In the final stave Scrooge is relieved to find himself alive in his bedroom on Christmas morning. He has time to make amends for his prior acts. As he frantically dresses he looks around the room and remembers the events of the previous night. He laughs for the first time in many years and realizes he does not know what day or time it is. As the church bells toll he opens the window and yells down to a boy on the street.
When asked the boy tells him it is Christmas Day. He realizes the spirits had transacted their business all in one night despite what Marley had told him about when to expect the ghosts’ arrival. This is a strange discrepancy, the significance of which has never been explained to my satisfaction.
He sends the boy off to get the prize turkey in order to send it anonymously to Bob Cratchit. Scrooge is delighted by the boy. This seems to be the culmination of a theme starting with the caroler Scrooge mistreated on Christmas Eve, Scrooge’s child self, Tiny Tim, and the children duo Ignorance and Want. As Scrooge waits at the door he sees the knocker says he will love it forever. The poulterer arrives, Scrooge pays for the turkey and sends him in a cab to Bob’s house. Scrooge also pays the boy.
Scrooge then returns to his room, shaves happily and dresses himself in his best clothes. He walks through the streets addressing everyone happily. He meets the two men he had rebuffed on Christmas Eve seeking money for the poor. He apologizes and tells them he will give them money. He then goes to church and walks the streets.
In the afternoon Scrooge arrives at his nephew’s house. Fred welcomes him happily. This scene has always been very powerful for me. I always react emotionally when Fred welcomes Scrooge to his party. It is the Biblical scene where the father welcomes home the prodigal son. It is the scene where God welcomes us home after our struggles on Earth.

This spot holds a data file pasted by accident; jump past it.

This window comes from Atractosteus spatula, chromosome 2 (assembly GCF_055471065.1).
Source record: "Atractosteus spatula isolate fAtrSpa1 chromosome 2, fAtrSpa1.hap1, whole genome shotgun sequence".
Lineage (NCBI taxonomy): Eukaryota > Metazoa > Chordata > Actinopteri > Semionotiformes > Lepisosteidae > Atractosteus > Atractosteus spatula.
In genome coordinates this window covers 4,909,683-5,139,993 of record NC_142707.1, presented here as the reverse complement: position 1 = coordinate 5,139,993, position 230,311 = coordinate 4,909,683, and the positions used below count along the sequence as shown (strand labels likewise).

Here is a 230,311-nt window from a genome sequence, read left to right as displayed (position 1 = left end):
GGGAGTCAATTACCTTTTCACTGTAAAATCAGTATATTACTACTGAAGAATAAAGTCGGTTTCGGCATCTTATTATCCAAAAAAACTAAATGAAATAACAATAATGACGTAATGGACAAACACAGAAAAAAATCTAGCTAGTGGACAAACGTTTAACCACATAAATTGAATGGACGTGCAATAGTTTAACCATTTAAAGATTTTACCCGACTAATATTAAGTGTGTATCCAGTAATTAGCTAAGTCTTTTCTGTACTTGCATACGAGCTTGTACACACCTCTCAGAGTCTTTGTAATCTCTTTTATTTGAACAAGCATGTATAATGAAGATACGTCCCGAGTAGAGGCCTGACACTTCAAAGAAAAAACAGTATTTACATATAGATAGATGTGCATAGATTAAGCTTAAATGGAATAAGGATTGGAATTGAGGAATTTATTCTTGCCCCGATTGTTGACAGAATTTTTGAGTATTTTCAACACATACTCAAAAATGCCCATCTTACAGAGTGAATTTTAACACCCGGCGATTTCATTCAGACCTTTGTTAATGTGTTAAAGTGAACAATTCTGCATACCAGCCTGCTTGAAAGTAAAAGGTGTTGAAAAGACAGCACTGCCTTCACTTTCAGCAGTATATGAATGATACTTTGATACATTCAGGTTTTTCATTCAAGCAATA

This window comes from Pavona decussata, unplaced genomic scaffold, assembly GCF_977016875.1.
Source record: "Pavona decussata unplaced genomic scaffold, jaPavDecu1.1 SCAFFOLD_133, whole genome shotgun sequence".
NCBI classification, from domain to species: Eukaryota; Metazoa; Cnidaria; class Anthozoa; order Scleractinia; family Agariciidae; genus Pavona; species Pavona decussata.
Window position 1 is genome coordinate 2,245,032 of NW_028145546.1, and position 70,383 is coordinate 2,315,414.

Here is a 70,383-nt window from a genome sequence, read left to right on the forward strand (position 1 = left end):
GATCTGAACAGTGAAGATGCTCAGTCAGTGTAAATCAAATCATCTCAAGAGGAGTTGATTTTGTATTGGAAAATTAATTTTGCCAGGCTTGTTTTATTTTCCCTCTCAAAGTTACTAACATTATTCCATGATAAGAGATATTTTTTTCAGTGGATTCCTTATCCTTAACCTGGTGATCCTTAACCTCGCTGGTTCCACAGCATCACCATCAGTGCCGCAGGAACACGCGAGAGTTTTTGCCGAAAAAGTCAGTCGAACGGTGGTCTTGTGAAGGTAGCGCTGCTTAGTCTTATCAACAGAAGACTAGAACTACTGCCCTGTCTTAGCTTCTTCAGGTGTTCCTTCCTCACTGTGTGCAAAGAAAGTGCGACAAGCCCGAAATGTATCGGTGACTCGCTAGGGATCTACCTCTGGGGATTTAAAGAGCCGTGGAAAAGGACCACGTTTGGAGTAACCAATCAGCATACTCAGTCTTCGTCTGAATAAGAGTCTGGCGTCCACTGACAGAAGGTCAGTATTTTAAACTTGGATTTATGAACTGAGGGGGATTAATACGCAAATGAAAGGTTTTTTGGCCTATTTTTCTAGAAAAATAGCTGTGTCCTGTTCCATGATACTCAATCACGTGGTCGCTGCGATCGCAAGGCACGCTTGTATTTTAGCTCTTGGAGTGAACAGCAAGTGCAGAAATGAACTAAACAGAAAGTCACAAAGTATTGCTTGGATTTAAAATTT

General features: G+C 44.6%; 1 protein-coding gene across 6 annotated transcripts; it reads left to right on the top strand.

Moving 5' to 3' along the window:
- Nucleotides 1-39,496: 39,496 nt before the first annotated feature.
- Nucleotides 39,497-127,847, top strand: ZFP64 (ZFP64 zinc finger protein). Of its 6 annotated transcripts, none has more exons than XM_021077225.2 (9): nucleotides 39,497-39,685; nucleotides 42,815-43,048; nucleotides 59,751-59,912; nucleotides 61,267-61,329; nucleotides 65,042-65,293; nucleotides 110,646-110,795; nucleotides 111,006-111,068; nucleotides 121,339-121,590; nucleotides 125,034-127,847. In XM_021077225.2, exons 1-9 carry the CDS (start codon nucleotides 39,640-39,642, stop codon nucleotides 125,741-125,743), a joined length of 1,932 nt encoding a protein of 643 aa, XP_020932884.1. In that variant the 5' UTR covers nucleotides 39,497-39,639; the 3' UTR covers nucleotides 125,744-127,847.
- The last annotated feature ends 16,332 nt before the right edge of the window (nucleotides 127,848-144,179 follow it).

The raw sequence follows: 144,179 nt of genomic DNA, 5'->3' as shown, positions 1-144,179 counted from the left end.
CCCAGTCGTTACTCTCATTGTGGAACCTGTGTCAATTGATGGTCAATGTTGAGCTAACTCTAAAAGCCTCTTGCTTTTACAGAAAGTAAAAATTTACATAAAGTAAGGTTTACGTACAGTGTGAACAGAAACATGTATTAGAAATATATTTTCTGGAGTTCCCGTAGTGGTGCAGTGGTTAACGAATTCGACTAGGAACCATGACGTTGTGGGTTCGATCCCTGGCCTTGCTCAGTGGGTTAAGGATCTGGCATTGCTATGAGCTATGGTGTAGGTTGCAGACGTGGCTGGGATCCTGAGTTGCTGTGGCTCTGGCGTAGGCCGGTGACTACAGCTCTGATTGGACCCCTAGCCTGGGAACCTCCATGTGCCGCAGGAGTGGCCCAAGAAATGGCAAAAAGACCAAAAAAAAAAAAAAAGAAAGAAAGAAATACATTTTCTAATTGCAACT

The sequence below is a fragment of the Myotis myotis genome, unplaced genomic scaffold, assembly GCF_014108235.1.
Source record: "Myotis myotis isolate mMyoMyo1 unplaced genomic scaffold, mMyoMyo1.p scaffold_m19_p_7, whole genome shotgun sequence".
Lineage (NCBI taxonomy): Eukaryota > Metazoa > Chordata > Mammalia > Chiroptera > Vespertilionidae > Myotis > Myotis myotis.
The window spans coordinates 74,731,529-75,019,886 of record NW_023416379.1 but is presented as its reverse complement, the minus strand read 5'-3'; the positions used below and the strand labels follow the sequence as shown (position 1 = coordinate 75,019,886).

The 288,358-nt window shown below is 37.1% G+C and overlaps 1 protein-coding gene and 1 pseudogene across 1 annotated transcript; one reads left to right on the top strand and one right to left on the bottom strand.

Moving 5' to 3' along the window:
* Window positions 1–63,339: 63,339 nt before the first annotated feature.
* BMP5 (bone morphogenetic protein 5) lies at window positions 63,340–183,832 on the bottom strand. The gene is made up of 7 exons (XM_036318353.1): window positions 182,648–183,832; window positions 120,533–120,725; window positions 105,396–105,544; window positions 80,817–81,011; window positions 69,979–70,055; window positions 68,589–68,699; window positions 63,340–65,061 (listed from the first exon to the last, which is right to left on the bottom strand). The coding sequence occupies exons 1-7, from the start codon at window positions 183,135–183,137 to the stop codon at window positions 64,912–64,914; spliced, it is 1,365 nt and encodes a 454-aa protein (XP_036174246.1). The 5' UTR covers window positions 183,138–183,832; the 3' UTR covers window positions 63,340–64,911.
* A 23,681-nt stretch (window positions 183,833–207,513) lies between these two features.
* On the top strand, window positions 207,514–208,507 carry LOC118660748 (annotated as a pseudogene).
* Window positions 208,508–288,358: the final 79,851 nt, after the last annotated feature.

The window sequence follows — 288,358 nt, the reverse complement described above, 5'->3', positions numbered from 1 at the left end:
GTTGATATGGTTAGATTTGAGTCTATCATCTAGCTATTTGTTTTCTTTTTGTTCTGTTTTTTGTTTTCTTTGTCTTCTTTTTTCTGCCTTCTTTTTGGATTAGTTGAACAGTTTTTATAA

The next day Bob Cratchit arrives late to work. “What do you mean by coming here at this time of day?” Scrooge asks him pretending to be angry. Bob confesses that he was “making rather merry” the day before. I suppose this means he drank too much and overslept or was hung over. But Scrooge tells him he will raise his salary and help his family and that they will discuss his affairs over a “smoking bowl of Christmas Bishop” (whatever that is).
Dickens tells us that Scrooge was as good as his word and Tiny Tim did not die. He also mentions that some people laughed at Scrooge for changing. In other words they tried to shame him for changing. This certainly fits the pattern of shame-based people. They fear change themselves and become jealous when they see other people change so they try to stop other people from changing by shaming them. Scrooge, of course, was unaffected because through the intercession of Marley and the three ghosts he had surpassed this shame-based circle. He was indeed a new man.
Were the three ghosts real? That is, were they separate entities intervening in his life for his benefit or were they parts of his subconscious mind fed up with the status quo and affecting their own healing? The fact that Marley had no one intervene on his own behalf suggests the latter. This is certainly a topic that can be explored in greater depth.
Anyway, I think I am done with “A Christmas Carol” for now.
God bless us. Everyone.
- 170 years of Ebenezer Scrooge (macombdaily.com)
- A Christmas Carol (venitism.blogspot.com)
- Charles Dickens and the Story of ‘A Christmas Carol’ (trickygirl.wordpress.com)
- The ghost of Christmas present? (glynismillward189.wordpress.com)